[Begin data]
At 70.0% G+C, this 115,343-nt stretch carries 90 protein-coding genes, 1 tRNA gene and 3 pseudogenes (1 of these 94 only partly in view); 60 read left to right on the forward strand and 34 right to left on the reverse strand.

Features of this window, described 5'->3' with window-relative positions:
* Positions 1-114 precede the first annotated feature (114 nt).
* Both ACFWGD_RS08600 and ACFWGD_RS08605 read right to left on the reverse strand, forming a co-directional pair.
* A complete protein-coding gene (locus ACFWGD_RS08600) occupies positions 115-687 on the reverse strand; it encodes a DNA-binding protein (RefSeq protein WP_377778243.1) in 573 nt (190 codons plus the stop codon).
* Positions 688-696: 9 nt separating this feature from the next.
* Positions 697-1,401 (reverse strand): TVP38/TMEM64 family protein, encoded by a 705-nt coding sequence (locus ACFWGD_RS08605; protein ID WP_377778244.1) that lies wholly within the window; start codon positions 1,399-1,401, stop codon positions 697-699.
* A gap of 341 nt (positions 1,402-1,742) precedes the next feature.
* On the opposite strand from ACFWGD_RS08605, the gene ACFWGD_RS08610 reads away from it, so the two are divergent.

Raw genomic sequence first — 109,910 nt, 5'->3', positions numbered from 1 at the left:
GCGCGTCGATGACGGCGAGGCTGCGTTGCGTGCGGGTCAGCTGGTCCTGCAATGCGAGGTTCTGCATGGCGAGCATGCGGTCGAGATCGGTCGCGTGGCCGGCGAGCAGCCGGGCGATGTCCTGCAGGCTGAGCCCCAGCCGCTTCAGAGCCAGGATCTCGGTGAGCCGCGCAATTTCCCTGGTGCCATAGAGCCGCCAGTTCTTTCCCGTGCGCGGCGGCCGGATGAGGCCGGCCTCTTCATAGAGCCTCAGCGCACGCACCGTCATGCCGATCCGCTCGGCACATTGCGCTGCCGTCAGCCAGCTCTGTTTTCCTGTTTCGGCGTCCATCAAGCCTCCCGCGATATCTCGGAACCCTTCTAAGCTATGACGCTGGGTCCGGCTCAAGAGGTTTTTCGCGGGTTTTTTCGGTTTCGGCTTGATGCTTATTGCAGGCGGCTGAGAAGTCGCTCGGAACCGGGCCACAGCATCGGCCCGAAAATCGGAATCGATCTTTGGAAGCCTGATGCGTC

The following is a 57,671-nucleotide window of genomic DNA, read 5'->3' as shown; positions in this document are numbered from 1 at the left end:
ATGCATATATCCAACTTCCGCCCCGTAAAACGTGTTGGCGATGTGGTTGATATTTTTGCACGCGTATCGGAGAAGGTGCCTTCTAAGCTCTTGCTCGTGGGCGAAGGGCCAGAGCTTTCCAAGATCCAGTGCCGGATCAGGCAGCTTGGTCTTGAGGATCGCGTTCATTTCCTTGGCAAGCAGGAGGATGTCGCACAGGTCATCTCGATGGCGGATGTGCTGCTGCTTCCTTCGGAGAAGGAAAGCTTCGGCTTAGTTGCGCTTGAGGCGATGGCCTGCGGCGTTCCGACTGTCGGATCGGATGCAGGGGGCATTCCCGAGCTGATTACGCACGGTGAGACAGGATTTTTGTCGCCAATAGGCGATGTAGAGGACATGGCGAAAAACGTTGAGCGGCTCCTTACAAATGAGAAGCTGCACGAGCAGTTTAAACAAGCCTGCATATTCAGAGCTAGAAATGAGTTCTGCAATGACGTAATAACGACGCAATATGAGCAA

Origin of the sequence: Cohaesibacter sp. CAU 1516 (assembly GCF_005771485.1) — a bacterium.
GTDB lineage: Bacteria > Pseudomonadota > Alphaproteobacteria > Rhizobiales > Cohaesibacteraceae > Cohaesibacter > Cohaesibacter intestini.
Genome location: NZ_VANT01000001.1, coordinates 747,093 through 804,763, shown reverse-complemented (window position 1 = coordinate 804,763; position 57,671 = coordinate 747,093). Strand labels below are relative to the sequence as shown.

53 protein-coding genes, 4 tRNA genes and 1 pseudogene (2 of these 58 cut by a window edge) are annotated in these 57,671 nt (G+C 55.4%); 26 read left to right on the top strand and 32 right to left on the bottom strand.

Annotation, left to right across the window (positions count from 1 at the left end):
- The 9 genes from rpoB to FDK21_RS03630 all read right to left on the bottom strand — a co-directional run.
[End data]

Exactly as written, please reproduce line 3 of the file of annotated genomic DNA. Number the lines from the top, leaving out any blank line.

* Positions 1-114 precede the first annotated feature (114 nt).